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Intra-individual differences in the effect of endurance vs. Resistance training on vascular function: a cross-over study.

Dawson, EA, Sheikhsaraf, B, Boidin, M, Erskine, RM and Thijssen, DHJ (2021) Intra-individual differences in the effect of endurance vs. Resistance training on vascular function: a cross-over study. Scandinavian Journal of Medicine & Science in Sports, 31 (8). pp. 1683-1692. ISSN 0905-7188

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We used a within-subject, cross-over design study to compare the impact of 4-weeks' resistance (RT) versus endurance (END) training on vascular function. We subsequently explored the association of intra-individual effects of RT versus END on vascular function with a single nucleotide polymorphism (SNP) of the NOS3 gene. Thirty-five healthy males (21±2 years old) were genotyped for the NOS3 rs2070744 SNP and completed both training modalities. Participants completed 12 sessions over a 4-week period, either RT (leg-extension) or END (cycling) training in a randomised, balanced cross-over design with a 3 week washout period. Participants performed peak oxygen uptake (peak V ˙ O2 ) and leg-extension single-repetition maximum (1-RM) testing, and vascular function assessment using flow-mediated dilation (FMD) on 3 separated days pre/post training. Peak V ˙ O2 increased after END (P<0.001), while 1-RM increased after RT (P<0.001). FMD improved after 4-weeks' training (time-effect: P=0.006), with no difference between exercise modalities (interaction-effect: P=0.92). No relation was found between individual changes (delta, pre-post) in FMD to both types of training (R2 =0.06, P=0.14). Intra-individual changes in FMD following END and RT were associated with the NOS3 SNP, with TT homozygotes significantly favouring only END (P=0.016) and TC/CC tending to favour RT only (P=0.056). Although both training modes improved vascular function, significant intra-individual variation in the adaptation of FMD was found. The association with NOS3 genotype suggests a genetic predisposition to FMD adapting to a specific mode of chronic exercise. This study therefore provides novel evidence for personalised exercise training to optimise vascular health.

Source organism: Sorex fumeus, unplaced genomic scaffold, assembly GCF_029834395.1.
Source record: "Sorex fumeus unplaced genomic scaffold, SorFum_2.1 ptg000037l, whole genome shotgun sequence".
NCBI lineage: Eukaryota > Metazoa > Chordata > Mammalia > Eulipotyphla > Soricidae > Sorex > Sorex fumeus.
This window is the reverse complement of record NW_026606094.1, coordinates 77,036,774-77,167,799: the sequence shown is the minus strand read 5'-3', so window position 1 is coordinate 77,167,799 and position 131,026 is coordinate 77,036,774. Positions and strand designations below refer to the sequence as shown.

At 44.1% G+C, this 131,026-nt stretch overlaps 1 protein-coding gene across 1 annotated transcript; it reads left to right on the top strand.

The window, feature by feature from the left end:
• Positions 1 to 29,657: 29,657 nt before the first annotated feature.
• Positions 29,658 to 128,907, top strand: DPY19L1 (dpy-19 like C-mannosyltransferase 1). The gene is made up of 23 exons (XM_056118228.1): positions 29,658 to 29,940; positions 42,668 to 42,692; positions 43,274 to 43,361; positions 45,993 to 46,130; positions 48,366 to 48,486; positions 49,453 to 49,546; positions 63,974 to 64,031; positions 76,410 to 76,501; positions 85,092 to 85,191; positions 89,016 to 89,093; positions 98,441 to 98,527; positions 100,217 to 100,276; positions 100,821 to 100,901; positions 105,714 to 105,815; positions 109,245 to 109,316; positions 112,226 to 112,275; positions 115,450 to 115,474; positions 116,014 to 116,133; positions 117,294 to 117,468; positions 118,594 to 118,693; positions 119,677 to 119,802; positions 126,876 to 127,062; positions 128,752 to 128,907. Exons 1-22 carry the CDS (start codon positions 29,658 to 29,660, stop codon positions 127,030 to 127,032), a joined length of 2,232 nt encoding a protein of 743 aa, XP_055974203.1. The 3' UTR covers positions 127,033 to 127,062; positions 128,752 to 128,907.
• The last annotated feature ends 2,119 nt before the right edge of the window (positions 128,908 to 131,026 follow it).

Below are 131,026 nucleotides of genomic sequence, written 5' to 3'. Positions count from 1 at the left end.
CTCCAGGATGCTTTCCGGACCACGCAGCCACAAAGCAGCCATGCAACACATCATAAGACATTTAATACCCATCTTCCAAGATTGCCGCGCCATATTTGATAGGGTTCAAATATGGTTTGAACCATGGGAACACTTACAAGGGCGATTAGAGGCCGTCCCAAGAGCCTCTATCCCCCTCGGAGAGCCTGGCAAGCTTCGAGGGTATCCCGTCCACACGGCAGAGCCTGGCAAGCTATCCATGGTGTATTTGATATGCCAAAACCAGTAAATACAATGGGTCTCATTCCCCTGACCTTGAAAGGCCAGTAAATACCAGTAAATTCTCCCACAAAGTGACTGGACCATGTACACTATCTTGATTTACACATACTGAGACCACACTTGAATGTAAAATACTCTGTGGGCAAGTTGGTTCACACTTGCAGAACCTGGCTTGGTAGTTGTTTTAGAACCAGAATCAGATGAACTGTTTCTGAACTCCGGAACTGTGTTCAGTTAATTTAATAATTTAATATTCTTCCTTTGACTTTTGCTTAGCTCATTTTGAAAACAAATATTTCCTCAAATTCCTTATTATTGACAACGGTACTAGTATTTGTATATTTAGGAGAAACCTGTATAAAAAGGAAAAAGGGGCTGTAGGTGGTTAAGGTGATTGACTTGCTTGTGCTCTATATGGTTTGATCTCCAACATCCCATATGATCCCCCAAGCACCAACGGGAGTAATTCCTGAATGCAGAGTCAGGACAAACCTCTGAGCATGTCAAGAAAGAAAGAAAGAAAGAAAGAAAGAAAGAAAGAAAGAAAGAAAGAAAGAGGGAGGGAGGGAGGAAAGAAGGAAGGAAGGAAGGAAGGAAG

Item Type: Article
Uncontrolled Keywords: 1106 Human Movement and Sports Sciences, 1116 Medical Physiology
Subjects: R Medicine > RA Public aspects of medicine > RA0421 Public health. Hygiene. Preventive Medicine
R Medicine > RC Internal medicine > RC1200 Sports Medicine
Divisions: Sport & Exercise Sciences
Publisher: Wiley
Related URLs:
Date Deposited: 30 Apr 2021 11:13
Last Modified: 07 Jan 2022 17:00
DOI or ID number: 10.1111/sms.13975
URI: https://researchonline.ljmu.ac.uk/id/eprint/14897
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